Last major update 10-14-01

This Page Shows How To Prevent a
Web Page From Being Framed

Copy this code and paste it between the <head> and </head> tags of your page (after "title")

This code makes your Web page stay in its own full screen window.

If you then go back to the previous page, ''Framing'' , you can select the third line entry in the blue menu box at the end (it needs Java to work). That takes you to a revised version of the Framing page (it has a yellow box at top), which has the code shown above inserted at the beginning. If you then scroll down to the end of the revised Framing page and once again click on the first line entry of the blue menu box, you will momentarily see the Framing page framed by the same obnoxious advertising, for a moment. The revised Framing page then liberates itself from the frame, as the Javascript at its beginning takes effect. (This all presumes a browser capable of running Javascript. Check your options/preferences to assure JS-enablement. Also, Java [don't confuse Java with JavaScript] must be installed to make the blue box at the end of the Framing page work.)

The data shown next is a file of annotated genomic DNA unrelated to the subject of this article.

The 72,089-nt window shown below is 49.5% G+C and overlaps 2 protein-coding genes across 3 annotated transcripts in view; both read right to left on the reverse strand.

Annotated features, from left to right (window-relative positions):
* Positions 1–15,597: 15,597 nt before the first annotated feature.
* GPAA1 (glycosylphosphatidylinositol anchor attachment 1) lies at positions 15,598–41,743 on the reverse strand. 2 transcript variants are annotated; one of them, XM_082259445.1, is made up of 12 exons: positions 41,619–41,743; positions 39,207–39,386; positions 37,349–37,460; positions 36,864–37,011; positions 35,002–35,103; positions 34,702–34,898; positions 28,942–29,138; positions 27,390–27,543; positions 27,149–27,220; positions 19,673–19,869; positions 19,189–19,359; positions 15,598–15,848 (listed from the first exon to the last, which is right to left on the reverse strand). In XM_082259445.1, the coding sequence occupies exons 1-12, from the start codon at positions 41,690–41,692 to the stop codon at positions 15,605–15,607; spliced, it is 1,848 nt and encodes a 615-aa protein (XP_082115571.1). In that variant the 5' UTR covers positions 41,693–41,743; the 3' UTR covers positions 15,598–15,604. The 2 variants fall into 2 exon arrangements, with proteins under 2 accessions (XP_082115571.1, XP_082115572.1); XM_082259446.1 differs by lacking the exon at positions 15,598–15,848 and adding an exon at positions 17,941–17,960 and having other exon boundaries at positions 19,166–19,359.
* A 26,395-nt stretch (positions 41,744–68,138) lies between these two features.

Consider whether the availability of technical expedients to thwart linking and framing is material to a determination of liability or relief for copyright infringement suits directed against such conduct. What about Hegelian thesis and antithesis? (What if for every hack there is a counter-hack?) (Is that speculative or just realistic?) Is it contributory negligence to fail to use readily available expedients? Does such failure deprive the injunction seeking copyright owner of her equities? Should copyright owners be forced to resort to techno-warfare? What if the owner was a liberal arts major?